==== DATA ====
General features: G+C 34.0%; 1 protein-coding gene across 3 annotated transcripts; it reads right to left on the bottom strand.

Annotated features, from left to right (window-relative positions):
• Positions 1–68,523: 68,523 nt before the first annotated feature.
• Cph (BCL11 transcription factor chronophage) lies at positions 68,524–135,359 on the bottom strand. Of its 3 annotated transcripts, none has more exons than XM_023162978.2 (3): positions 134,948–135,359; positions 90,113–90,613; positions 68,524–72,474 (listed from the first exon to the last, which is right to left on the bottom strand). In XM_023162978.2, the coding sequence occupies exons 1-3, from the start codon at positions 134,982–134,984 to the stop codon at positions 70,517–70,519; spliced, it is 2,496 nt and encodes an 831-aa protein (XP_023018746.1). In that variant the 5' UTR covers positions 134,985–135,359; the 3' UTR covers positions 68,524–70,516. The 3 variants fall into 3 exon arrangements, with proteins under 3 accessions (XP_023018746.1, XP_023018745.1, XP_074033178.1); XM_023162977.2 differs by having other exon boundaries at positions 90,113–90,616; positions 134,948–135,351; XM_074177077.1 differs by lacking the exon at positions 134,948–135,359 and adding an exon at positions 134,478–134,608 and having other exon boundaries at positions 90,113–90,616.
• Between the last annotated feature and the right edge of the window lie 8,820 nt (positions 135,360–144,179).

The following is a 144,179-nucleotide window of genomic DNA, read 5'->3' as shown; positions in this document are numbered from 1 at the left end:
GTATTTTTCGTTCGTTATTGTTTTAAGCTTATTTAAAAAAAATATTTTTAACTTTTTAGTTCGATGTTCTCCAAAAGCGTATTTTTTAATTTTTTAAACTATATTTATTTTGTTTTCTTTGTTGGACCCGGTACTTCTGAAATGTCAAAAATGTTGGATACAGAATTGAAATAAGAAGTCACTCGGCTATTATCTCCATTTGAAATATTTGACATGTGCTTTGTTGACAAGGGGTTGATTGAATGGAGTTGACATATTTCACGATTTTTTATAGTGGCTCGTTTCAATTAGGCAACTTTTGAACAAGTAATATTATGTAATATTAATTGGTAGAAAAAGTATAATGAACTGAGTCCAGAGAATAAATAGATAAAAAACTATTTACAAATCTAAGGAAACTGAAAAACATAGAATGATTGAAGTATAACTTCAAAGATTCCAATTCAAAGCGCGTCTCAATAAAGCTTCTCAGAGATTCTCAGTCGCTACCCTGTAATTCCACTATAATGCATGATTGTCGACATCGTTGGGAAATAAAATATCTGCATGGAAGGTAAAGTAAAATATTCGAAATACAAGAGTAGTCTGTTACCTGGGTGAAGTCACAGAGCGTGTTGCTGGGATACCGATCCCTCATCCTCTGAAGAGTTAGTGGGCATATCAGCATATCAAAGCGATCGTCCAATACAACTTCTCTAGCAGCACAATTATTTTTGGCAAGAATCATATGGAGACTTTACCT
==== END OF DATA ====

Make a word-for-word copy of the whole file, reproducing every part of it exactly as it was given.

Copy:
General features: G+C 34.0%; 1 protein-coding gene across 3 annotated transcripts; it reads right to left on the bottom strand.

Annotated features, from left to right (window-relative positions):
• Positions 1–68,523: 68,523 nt before the first annotated feature.
• Cph (BCL11 transcription factor chronophage) lies at positions 68,524–135,359 on the bottom strand. Of its 3 annotated transcripts, none has more exons than XM_023162978.2 (3): positions 134,948–135,359; positions 90,113–90,613; positions 68,524–72,474 (listed from the first exon to the last, which is right to left on the bottom strand). In XM_023162978.2, the coding sequence occupies exons 1-3, from the start codon at positions 134,982–134,984 to the stop codon at positions 70,517–70,519; spliced, it is 2,496 nt and encodes an 831-aa protein (XP_023018746.1). In that variant the 5' UTR covers positions 134,985–135,359; the 3' UTR covers positions 68,524–70,516. The 3 variants fall into 3 exon arrangements, with proteins under 3 accessions (XP_023018746.1, XP_023018745.1, XP_074033178.1); XM_023162977.2 differs by having other exon boundaries at positions 90,113–90,616; positions 134,948–135,351; XM_074177077.1 differs by lacking the exon at positions 134,948–135,359 and adding an exon at positions 134,478–134,608 and having other exon boundaries at positions 90,113–90,616.
• Between the last annotated feature and the right edge of the window lie 8,820 nt (positions 135,360–144,179).

The following is a 144,179-nucleotide window of genomic DNA, read 5'->3' as shown; positions in this document are numbered from 1 at the left end:
GTATTTTTCGTTCGTTATTGTTTTAAGCTTATTTAAAAAAAATATTTTTAACTTTTTAGTTCGATGTTCTCCAAAAGCGTATTTTTTAATTTTTTAAACTATATTTATTTTGTTTTCTTTGTTGGACCCGGTACTTCTGAAATGTCAAAAATGTTGGATACAGAATTGAAATAAGAAGTCACTCGGCTATTATCTCCATTTGAAATATTTGACATGTGCTTTGTTGACAAGGGGTTGATTGAATGGAGTTGACATATTTCACGATTTTTTATAGTGGCTCGTTTCAATTAGGCAACTTTTGAACAAGTAATATTATGTAATATTAATTGGTAGAAAAAGTATAATGAACTGAGTCCAGAGAATAAATAGATAAAAAACTATTTACAAATCTAAGGAAACTGAAAAACATAGAATGATTGAAGTATAACTTCAAAGATTCCAATTCAAAGCGCGTCTCAATAAAGCTTCTCAGAGATTCTCAGTCGCTACCCTGTAATTCCACTATAATGCATGATTGTCGACATCGTTGGGAAATAAAATATCTGCATGGAAGGTAAAGTAAAATATTCGAAATACAAGAGTAGTCTGTTACCTGGGTGAAGTCACAGAGCGTGTTGCTGGGATACCGATCCCTCATCCTCTGAAGAGTTAGTGGGCATATCAGCATATCAAAGCGATCGTCCAATACAACTTCTCTAGCAGCACAATTATTTTTGGCAAGAATCATATGGAGACTTTACCT